While many scientists praise the YTT, Jiang Xuefeng, a chemist at East China Normal University who returned to China in 2011 after his postdoctoral career at the Scripps Research Institute in California, suggests that publication-based assessments of the program are too narrow. “There are many important demands for young chemists: contributing to industrial technologies, starting an innovative business, and communicating science to the public. None of these has been placed in YTT’s enrollment criteria and the Jiao Tong study,” Jiang says, referring to the Science paper published earlier this year.
Other researchers worry about the sustainability of YTT scholars’ productivity. Tang Li, a science policy researcher at Fudan University, conducted a study in 2019 of the time it took Chinese researchers to win a Changjiang scholarship, given to distinguished scientists under the age of 55. Tang and colleagues assessed the program’s 1,500 natural science awardees between 1999 and 2015 and found that it took 25% longer—about 2.3 years—for scientists at Chinese institutions who received a PhD at a foreign university than for domestically trained scientists.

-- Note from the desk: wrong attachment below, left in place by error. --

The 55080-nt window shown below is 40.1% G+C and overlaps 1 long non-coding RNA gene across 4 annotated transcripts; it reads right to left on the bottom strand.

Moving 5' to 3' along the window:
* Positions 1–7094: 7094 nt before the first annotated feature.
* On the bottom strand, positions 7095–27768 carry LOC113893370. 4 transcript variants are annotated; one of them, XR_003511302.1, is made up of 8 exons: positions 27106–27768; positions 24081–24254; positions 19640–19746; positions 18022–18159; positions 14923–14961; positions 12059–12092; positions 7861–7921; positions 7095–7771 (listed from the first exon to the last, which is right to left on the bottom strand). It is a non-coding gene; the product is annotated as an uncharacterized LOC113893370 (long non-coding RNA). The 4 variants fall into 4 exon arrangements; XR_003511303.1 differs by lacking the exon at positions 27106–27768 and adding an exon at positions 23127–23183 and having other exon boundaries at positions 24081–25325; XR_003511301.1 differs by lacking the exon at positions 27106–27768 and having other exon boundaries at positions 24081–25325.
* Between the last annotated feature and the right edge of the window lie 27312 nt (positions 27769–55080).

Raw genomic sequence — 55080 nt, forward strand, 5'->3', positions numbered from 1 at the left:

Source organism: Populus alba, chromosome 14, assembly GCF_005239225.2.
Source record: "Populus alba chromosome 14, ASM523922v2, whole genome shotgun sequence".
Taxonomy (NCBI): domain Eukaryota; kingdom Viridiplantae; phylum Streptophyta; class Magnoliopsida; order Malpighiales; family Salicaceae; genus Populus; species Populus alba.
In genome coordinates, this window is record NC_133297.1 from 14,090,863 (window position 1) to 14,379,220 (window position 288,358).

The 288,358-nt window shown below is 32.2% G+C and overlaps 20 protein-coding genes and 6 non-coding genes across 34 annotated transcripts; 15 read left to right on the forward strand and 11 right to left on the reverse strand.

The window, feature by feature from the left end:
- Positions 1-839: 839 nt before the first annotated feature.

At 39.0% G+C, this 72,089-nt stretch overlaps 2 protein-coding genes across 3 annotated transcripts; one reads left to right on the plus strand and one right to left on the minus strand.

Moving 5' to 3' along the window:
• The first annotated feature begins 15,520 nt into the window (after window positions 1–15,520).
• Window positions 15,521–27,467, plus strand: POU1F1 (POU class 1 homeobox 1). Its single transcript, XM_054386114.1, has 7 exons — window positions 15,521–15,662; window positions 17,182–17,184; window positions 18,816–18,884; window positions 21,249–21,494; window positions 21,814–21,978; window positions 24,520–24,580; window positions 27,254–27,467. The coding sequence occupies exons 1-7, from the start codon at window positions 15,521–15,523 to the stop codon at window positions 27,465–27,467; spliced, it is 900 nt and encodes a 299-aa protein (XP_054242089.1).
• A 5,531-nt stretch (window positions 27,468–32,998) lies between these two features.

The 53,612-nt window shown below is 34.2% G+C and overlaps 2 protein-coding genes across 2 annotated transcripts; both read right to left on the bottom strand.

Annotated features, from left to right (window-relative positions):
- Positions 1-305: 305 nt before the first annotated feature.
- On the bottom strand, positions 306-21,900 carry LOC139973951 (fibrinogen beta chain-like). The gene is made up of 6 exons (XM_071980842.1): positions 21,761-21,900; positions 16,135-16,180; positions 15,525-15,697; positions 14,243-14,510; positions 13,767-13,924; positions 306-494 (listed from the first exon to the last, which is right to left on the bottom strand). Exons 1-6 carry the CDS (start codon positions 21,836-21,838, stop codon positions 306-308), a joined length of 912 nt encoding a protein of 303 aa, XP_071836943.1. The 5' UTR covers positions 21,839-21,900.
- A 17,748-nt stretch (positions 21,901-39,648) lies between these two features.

“Our data are not comparable with those from YTT, but returnees’ adaptability to the local environment is a real challenge,” Tang says. Their paper, which appeared in the journal Science and Public Policy, found personal connection, or guanxi, to be the strongest predictor for a Chinese scientist’s promotion to Changjiang Scholar (2019, DOI: 10.1093/scipol/scz004). Those with a bachelor’s, master’s, and doctorate from the same university were promoted the most quickly.